Stealth Census Probes Deeply
By JAY MILLER
SANTA FE -- Ten years ago, the 2000 census had been a major news topic already for more than two years. This time around, most of us haven't given it a thought. But many Americans are about to be giving the census much more attention.
For the past two years, the Census Bureau has been sending 1 in 40 Americans a 67-question monthly survey. Few people are complaining so there has been little publicity. Unofficially, it is being called a stealth census.
The first results of those surveys are about to be released, so we may be hearing more about the stealth census soon.
The census has been a big headache for the past 20 years or so. The problem is undercounting. Every since the first census in 1790, national leaders have known there are people out there who aren't getting counted.
And that's a big deal to members of Congress and to every state and local official in the nation. You see, Congress reapportions itself after every census. The members of the House of Representatives remain at a constant 435, divided proportionally by state.
And therein comes the rub. Every time a census is taken, some states gain representatives in Congress -- and other states lose. All those states close to either gaining or losing a member of Congress want to make darn sure the count is as close to fair and accurate as it can be.
It is important to a growing state like New Mexico because having an additional member of Congress means more representation, plus one more person to bring home goodies from Uncle Sam.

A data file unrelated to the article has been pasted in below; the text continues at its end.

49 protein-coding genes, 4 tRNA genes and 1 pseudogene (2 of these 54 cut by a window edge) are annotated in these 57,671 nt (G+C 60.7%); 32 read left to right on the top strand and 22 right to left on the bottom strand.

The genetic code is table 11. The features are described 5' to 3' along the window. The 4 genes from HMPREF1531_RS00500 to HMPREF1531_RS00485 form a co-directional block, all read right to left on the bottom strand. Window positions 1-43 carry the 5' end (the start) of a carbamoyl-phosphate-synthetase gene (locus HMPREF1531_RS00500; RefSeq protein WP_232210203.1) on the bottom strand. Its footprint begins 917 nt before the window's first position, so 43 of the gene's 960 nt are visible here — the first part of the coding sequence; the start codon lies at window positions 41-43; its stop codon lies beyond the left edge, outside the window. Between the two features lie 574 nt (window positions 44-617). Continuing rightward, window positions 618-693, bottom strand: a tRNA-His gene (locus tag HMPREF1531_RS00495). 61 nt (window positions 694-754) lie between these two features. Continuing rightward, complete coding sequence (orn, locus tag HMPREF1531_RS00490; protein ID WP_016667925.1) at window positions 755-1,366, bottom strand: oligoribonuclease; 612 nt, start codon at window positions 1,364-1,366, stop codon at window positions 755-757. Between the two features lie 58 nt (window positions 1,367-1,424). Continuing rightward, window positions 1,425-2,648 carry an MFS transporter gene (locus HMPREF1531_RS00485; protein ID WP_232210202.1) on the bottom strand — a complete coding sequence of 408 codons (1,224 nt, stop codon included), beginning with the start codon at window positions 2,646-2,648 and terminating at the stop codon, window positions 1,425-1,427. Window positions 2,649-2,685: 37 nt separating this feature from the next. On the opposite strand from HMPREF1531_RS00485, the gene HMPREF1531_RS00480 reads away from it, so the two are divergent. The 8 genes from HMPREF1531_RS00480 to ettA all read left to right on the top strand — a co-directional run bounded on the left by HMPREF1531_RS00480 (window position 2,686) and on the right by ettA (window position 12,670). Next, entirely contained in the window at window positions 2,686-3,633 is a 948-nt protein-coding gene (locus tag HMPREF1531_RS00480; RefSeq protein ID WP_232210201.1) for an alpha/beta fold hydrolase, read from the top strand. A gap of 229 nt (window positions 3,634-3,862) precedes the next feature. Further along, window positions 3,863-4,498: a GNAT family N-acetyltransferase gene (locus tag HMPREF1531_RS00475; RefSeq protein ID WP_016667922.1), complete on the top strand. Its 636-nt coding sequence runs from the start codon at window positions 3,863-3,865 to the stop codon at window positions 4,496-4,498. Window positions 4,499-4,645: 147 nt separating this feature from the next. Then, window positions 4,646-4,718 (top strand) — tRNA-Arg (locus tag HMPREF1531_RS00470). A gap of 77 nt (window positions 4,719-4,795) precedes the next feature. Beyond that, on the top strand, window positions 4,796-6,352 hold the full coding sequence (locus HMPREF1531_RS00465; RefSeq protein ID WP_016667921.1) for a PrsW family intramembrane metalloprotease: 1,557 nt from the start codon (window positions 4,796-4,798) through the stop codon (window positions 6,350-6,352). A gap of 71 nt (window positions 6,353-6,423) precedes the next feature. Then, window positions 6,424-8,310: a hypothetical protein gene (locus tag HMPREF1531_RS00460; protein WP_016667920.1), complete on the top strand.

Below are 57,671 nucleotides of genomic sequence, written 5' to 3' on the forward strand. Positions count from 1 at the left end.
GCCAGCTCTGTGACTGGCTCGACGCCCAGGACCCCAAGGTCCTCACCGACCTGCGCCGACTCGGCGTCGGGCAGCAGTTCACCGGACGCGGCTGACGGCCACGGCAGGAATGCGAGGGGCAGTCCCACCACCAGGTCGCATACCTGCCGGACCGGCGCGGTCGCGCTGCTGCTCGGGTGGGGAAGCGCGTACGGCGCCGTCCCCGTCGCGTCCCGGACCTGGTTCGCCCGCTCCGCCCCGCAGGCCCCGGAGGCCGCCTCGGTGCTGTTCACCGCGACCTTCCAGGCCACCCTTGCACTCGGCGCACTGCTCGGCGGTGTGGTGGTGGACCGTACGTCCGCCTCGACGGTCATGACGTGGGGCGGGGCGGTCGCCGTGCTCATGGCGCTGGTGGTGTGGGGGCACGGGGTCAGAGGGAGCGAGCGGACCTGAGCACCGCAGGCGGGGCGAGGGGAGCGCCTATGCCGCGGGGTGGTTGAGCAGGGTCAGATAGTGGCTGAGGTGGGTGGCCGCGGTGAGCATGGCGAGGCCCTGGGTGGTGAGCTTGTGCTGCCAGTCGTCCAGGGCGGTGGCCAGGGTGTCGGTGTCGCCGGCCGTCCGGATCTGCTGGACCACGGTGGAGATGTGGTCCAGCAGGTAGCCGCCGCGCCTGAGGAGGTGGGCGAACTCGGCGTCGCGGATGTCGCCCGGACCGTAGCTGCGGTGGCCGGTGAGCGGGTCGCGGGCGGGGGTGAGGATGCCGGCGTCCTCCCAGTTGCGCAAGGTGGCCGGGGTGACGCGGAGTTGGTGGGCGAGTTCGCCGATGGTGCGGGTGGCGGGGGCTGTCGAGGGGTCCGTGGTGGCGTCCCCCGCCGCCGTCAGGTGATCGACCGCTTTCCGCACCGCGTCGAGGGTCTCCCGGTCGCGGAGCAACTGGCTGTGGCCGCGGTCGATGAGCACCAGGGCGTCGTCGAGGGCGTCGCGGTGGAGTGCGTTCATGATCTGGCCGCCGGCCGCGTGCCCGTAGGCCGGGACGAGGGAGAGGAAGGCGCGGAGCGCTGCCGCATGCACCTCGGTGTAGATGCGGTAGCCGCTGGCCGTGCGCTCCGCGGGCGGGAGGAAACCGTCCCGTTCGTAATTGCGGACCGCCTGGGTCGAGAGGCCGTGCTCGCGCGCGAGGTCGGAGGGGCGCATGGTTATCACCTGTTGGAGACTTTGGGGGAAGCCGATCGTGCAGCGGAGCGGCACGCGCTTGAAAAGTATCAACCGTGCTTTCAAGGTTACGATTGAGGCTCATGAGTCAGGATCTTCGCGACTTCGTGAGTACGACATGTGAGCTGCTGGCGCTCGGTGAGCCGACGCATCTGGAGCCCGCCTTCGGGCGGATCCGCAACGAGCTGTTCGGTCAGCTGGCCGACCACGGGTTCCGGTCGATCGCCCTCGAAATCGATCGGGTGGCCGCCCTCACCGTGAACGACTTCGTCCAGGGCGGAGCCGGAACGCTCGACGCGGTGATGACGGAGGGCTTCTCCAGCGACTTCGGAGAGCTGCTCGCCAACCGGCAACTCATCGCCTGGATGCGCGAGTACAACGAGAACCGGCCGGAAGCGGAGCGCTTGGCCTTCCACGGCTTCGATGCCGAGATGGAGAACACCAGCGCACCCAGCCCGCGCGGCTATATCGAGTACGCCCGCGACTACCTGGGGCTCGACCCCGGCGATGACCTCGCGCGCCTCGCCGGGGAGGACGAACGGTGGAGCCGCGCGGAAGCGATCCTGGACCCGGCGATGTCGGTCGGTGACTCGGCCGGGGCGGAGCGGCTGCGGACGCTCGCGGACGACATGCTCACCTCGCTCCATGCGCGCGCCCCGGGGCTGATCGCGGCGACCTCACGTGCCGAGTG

A fair and accurate census count also is important to municipalities and counties because a lot of federal money is distributed on the basis of population.
Countless solutions have been tried to achieve a more complete count. The 1980 census hired thousands of additional workers to scour street corners and alleys to count the homeless. People who live in the country were given street addresses to make them easier to pinpoint.
But there were still too many uncounted. So in 1990, computers were brought to the rescue. Washington wizards somehow figured out a way to estimate how many people they miss. That formula then was applied to the actual count from the census takers and resulted in something called the statistical estimate.
It shouldn't take much imagination to picture the controversy that resulted. Lawsuits, brought by the losers disadvantaged by the statistical count, argued that the Constitution doesn't allow computerized corrections.
The 2000 census managed to get many problems ironed out. So now the census bureau is busying itself with providing more information. Those of you who have received the "long" census form in the past realize that no longer is the government just counting people. It is putting us into innumerable categories.
At first those categories were designed to target federal money to those in need of additional governmental services, such as minorities, the poor, children and the elderly.
Those categories are important to a state like New Mexico because we have more people in needy categories than any other state. Thus our state receives the most dollars back per dollar we pay in federal taxes. And since such categories are the most undercounted, New Mexico has the biggest stake in as complete a count as possible.
Recently the government has been adding many more categories into which it pigeonholes us. First, new categories were added to help local governments decide where to put schools, roads, stores, hospitals and restaurants. Then additional categories were designed to describe local populations to those who wanted to start a business.
So now, we no longer will have a 53-question "long" form, It will be an even longer American Community Survey, designed to learn even more about us.
Not everyone is happy with all the prying. Some will consider it an invasion of privacy. The Census Bureau says America is changing and we need a yearly survey to keep with those changes.
JAY MILLER, 3 La Tusa, Santa Fe, NM 87505
(ph) 982-2723, (fax) 984-0982, (e-mail) firstname.lastname@example.org